from the May 1942 USTA Hoof Beats and "As Wee See It":
As worthy in presenting some pertinent thought, the following, entitled "Horses and Cars Alike in Many Ways" from the Schenectady (N. Y.) Gazette, calls for attention. It was written by Robert Quillen:
Our thin tires and knocking motor mean that we must soon go back to the ways of our fathers. It won't be bard for me, for I grew up in horse and buggy days; but most of us are a product of the machine age, and perhaps I should explain things to you.
A horse is like an automobile, only different. Its fuel is hay and oats, and it comes equipped with a self-filler. The carburetor is concealed and is serviced for life.
The horse comes in many models, but all have the same general design. It has three speeds forward and one reverse. To reverse, you pull on two leather lines, whereupon the horse lays its ears back and sits down on the singletree.
The horse has only one horsepower, but it can pull out of mud that traps 80-horsepower cars. Its four units of traction are placed at the comers, like wheels, but are called legs. They have iron treads, which are attached to the toenails.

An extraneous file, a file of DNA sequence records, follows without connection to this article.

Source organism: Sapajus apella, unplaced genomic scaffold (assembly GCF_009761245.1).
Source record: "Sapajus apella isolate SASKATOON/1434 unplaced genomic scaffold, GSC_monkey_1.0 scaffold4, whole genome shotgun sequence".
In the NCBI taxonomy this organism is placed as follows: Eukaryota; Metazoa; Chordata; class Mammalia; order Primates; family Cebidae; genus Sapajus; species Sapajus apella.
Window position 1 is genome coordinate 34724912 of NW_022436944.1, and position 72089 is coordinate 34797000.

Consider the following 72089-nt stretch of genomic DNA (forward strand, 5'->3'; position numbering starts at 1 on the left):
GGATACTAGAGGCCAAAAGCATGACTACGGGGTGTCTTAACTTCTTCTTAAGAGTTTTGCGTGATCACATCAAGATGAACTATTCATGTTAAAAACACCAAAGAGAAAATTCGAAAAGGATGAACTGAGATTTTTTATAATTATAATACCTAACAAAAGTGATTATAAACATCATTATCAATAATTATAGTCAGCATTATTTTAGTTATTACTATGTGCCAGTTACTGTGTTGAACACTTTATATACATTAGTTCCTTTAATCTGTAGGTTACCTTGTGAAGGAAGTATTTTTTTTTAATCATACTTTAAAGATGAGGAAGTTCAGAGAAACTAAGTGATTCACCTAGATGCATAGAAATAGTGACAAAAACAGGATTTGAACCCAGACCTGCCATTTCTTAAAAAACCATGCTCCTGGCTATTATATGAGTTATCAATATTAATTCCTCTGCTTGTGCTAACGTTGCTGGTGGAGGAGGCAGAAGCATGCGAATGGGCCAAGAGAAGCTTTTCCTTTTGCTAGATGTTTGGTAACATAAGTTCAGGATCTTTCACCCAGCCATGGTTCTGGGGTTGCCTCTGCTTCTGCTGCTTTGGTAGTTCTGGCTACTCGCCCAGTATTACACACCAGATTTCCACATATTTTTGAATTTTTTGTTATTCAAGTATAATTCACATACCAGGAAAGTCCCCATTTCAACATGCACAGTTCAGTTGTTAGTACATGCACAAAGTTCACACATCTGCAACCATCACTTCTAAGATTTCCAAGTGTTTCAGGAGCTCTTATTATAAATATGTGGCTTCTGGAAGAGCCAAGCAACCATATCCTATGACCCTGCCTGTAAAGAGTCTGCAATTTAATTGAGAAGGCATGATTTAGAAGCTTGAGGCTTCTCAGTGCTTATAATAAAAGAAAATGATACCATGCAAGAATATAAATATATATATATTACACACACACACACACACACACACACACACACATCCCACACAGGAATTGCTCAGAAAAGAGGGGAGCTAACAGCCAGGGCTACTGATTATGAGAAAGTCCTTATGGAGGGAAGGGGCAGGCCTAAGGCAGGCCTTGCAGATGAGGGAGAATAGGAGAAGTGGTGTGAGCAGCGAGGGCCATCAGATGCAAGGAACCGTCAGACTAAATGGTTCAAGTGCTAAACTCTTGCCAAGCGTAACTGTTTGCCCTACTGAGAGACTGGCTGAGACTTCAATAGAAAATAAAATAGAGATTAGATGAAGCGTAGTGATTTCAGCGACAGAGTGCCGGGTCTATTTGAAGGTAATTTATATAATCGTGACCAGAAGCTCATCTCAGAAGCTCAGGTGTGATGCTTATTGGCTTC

The horse is upholstered with horse hide, which outwears the best leather. You clean it with a comb and brush, and then the horse lies down and rolls in the dirt.
Where our old cars had a rumble seat or tire rack, the horse has a tail mounted on a universal joint which is used to annoy flies and brush the face of the driver. That is one reason our fathers wore whiskers.
If you like an open model, you can ride on top of the horse, unless it has other ideas, but most people prefer a trailer called a buggy.
The buggy has no steering gear, and therefore is nice for two-handed courting. (The things I can remember!) The windshield or instrument panel has no instruments except a socket or an antenna called a whip. This is sometimes decorated with a bow of satin ribbon, which is equivalent to chromium trim on a car. No girl can resist it.
Horse and trailer are cheaper than a car; but even when they were the only means of transport, the poor managed to get along without them. Dealers hadn't thought of the installment plan.
So that's that, and forgive the kidding. I thought a little nonsense might cheer you up.